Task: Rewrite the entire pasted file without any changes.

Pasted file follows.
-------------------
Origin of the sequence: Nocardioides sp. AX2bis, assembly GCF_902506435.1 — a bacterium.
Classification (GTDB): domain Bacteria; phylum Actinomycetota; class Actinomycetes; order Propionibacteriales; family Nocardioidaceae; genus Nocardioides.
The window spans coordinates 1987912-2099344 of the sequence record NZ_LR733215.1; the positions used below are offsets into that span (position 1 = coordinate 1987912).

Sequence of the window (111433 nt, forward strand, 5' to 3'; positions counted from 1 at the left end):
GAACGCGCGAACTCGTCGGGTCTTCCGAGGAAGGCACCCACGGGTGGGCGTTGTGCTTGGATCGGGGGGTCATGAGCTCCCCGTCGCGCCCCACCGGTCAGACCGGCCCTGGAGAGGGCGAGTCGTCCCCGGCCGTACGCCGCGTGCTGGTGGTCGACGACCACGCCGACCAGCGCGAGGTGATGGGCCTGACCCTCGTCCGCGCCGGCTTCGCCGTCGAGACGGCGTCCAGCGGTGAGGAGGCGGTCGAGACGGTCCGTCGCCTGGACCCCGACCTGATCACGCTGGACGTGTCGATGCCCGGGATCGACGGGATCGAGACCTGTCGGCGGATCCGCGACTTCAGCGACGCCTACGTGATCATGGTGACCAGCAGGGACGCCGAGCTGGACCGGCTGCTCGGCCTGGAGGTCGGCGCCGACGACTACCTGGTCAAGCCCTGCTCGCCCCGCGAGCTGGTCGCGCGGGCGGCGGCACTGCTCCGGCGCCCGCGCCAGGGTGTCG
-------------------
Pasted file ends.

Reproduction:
Origin of the sequence: Nocardioides sp. AX2bis, assembly GCF_902506435.1 — a bacterium.
Classification (GTDB): domain Bacteria; phylum Actinomycetota; class Actinomycetes; order Propionibacteriales; family Nocardioidaceae; genus Nocardioides.
The window spans coordinates 1987912-2099344 of the sequence record NZ_LR733215.1; the positions used below are offsets into that span (position 1 = coordinate 1987912).

Sequence of the window (111433 nt, forward strand, 5' to 3'; positions counted from 1 at the left end):
GAACGCGCGAACTCGTCGGGTCTTCCGAGGAAGGCACCCACGGGTGGGCGTTGTGCTTGGATCGGGGGGTCATGAGCTCCCCGTCGCGCCCCACCGGTCAGACCGGCCCTGGAGAGGGCGAGTCGTCCCCGGCCGTACGCCGCGTGCTGGTGGTCGACGACCACGCCGACCAGCGCGAGGTGATGGGCCTGACCCTCGTCCGCGCCGGCTTCGCCGTCGAGACGGCGTCCAGCGGTGAGGAGGCGGTCGAGACGGTCCGTCGCCTGGACCCCGACCTGATCACGCTGGACGTGTCGATGCCCGGGATCGACGGGATCGAGACCTGTCGGCGGATCCGCGACTTCAGCGACGCCTACGTGATCATGGTGACCAGCAGGGACGCCGAGCTGGACCGGCTGCTCGGCCTGGAGGTCGGCGCCGACGACTACCTGGTCAAGCCCTGCTCGCCCCGCGAGCTGGTCGCGCGGGCGGCGGCACTGCTCCGGCGCCCGCGCCAGGGTGTCG